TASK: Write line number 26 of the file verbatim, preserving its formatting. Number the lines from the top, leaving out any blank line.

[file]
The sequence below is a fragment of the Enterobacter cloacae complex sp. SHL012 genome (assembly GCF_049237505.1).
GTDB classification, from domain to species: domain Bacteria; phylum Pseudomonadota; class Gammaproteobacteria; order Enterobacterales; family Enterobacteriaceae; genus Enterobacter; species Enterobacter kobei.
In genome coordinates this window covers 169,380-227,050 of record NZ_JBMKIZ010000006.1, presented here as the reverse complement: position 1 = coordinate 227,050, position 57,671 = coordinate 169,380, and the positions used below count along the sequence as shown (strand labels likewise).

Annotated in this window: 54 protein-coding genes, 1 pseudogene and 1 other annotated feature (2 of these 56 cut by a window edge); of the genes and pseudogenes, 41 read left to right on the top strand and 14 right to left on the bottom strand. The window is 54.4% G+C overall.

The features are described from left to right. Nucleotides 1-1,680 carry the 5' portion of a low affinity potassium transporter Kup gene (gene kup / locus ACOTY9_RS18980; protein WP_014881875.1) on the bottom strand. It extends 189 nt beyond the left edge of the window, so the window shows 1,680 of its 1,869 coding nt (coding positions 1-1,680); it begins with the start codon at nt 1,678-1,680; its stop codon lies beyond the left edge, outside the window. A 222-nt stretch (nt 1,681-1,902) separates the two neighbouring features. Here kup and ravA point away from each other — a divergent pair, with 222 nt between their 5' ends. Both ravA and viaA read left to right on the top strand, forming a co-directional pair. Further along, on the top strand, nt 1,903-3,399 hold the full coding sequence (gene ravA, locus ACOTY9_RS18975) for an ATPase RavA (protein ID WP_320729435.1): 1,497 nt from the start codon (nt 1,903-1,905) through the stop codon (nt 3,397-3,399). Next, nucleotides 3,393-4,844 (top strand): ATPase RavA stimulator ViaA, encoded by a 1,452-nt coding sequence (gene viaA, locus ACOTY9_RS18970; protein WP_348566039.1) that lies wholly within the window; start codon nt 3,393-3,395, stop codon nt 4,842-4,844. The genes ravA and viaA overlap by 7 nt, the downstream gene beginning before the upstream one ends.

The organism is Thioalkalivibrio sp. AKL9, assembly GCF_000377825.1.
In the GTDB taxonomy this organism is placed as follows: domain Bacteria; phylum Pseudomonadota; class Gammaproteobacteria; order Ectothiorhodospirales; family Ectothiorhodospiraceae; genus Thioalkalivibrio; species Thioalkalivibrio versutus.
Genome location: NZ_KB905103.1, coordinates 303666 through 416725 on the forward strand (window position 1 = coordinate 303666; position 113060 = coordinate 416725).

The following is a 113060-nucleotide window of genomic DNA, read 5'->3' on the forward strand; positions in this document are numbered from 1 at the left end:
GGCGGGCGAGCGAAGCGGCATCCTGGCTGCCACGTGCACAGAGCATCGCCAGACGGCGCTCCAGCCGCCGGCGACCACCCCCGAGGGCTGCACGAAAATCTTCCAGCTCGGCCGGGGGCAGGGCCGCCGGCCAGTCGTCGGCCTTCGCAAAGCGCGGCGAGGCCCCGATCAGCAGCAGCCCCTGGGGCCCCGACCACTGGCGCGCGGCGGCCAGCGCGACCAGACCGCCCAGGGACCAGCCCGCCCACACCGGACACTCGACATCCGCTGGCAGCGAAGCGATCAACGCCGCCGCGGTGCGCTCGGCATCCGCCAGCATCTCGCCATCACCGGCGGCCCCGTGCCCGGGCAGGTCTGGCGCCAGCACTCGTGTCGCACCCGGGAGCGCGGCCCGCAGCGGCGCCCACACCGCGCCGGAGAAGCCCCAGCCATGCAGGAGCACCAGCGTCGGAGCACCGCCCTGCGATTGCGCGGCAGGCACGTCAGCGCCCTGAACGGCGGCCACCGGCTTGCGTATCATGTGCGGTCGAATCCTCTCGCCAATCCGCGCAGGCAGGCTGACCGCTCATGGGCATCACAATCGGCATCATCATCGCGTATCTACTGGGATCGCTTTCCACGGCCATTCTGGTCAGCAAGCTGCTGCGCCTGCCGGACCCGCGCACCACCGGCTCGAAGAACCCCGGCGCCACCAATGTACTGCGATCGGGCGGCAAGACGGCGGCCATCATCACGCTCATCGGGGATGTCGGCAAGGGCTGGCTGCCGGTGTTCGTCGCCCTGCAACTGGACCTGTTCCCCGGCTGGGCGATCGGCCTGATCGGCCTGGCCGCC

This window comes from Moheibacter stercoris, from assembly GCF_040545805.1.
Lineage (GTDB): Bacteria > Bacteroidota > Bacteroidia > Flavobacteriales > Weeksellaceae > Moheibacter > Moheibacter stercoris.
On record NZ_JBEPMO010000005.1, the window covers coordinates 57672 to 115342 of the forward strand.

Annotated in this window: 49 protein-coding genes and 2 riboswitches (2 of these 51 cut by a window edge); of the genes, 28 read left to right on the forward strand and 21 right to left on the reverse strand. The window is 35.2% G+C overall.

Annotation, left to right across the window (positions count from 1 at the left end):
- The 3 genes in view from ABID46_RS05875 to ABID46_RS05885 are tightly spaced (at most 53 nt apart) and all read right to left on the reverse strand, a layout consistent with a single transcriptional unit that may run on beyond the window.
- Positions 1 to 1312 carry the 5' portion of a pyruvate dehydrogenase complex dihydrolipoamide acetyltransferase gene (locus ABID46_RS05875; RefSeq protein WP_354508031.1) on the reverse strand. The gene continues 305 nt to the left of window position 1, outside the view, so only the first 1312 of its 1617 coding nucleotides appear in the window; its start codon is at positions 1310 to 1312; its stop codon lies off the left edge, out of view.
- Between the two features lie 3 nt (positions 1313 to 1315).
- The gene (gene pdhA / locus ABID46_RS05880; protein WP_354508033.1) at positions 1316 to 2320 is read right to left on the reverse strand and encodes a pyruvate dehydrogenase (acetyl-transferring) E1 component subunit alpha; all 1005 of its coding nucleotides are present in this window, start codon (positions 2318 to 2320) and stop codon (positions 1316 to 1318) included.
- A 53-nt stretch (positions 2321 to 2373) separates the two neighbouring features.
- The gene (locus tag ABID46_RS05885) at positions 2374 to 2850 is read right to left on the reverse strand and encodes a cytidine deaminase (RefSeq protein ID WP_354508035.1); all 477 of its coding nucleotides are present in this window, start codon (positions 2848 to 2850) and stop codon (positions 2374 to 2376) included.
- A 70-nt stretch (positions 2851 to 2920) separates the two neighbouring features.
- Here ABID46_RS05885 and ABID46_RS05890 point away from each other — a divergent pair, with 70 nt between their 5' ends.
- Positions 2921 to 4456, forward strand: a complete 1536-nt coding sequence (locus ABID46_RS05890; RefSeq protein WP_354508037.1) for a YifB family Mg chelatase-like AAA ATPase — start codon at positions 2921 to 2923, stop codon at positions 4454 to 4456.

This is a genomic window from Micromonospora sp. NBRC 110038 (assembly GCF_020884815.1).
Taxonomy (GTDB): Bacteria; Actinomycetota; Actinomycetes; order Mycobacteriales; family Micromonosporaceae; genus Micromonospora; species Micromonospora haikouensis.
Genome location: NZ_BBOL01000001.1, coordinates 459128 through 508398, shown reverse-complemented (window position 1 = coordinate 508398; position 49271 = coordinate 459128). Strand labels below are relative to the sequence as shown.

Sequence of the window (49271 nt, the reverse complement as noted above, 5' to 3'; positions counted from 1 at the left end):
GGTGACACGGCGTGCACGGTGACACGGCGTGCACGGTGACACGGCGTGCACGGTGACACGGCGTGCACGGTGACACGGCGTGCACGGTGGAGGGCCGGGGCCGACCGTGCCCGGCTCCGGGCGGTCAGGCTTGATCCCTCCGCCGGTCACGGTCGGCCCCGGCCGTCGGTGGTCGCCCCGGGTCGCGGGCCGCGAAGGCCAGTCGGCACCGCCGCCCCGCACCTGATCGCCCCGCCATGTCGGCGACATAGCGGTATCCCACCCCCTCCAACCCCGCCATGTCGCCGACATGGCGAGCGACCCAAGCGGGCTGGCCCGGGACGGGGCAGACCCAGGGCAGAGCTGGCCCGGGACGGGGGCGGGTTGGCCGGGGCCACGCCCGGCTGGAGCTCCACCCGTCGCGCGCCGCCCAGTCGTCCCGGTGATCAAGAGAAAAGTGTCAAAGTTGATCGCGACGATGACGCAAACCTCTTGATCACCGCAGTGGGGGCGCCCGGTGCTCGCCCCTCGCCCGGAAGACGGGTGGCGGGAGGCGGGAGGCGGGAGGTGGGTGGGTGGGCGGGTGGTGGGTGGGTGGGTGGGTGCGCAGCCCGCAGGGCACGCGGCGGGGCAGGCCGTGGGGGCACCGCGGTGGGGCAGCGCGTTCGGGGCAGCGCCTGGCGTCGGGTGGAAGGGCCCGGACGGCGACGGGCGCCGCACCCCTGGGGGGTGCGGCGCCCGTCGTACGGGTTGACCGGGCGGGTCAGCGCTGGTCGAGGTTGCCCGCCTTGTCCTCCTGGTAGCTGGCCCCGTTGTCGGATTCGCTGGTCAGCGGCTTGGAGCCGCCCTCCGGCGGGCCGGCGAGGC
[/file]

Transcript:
Taxonomy (GTDB): Bacteria; Actinomycetota; Actinomycetes; order Mycobacteriales; family Micromonosporaceae; genus Micromonospora; species Micromonospora haikouensis.